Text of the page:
D.C.: Cutting ticket fines could cost $95m

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Photo - Traffic camera (Examiner file photo)
Traffic camera (Examiner file photo)
Local,DC,Alan Blinder

The District's chief financial officer says a D.C. Council plan to reduce traffic fines would force the city to forego more than $95 million in revenue over four years.

"The bill is estimated [to] reduce traffic fine collections $621,000 in the fiscal year 2013 budget ... and $95.8 million over the four-year financial plan period," Natwar Gandhi wrote in a memorandum Wednesday.

The proposal, which Ward 3 Councilwoman Mary Cheh and Ward 6 Councilman Tommy Wells have championed, would reduce all speeding fines -- some by 50 percent -- along with penalties for several other moving violations.

Cheh described the plan Wednesday as "a strategy that has the best chance of avoiding public backlash and maintaining long-term legitimacy."

The measure also calls for a review of speed limits throughout the city, an analysis that Gandhi said could prove costly.

According to Gandhi's office, a decision to increase speed limits could prompt fine revenues to fall by $56 million through the 2016 fiscal year.

That's in addition to a $1.8 million loss for potential changes to fines for illegal turns against stoplights and $38 million in lost revenue because of the speeding fine reductions.

The council's transportation committee unanimously approved the measure, but it still faces a Thursday test before a second panel ahead of a likely vote by the full council next week.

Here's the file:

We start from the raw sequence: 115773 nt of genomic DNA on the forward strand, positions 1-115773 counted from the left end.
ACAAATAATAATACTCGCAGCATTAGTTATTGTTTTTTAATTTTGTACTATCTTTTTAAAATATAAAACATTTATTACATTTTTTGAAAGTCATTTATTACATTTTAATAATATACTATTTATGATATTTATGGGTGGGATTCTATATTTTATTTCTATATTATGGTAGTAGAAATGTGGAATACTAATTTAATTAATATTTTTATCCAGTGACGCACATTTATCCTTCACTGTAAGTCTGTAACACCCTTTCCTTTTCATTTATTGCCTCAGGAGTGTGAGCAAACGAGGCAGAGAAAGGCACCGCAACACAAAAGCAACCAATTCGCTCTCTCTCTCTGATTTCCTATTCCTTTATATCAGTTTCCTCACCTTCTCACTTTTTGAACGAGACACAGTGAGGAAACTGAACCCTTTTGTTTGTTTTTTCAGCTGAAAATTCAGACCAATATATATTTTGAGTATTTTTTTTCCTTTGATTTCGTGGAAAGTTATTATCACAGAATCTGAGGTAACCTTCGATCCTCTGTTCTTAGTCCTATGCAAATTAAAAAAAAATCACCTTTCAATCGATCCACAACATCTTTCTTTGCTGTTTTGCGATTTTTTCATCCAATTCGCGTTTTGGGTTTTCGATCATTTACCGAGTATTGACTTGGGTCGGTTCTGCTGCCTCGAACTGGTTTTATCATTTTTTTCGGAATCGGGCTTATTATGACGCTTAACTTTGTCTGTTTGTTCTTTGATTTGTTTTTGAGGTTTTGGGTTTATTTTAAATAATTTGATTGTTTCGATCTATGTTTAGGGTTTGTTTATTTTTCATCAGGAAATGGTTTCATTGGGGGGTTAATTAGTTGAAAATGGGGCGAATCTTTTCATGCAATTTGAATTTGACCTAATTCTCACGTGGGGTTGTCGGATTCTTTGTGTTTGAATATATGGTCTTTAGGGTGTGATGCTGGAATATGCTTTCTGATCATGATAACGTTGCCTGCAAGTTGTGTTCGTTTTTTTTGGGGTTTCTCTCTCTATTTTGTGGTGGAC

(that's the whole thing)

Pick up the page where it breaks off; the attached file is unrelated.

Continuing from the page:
Ward 7 Councilwoman Yvette Alexander supported the proposal, but she said she would monitor its effects to ensure safety isn't compromised.

"I really want to watch this closely to make sure there's not escalating violations of traffic laws," Alexander said.

The measure is the latest outgrowth of a contentious back-and-forth between lawmakers and Mayor Vincent Gray about traffic fines that has transpired amidst a backdrop of record revenues from the penalties.

The Washington Examiner first reported earlier this year that the city took in nearly $85 million in its most recent fiscal year from ticket-generating cameras, part of a $178 million haul.

As pressure intensified, Gray suddenly acted this month to cut traffic fines, an effort lawmakers said didn't go far enough.

Gray spokesman Pedro Ribeiro characterized the council proposal as "irresponsible."

"To lower the fines for people who are doing 25 mph over the speed limit is immensely dangerous," Ribeiro said. "If you hit someone and you're going 50 in a 25, you will kill someone."

ablinder@washingtonexaminer.com

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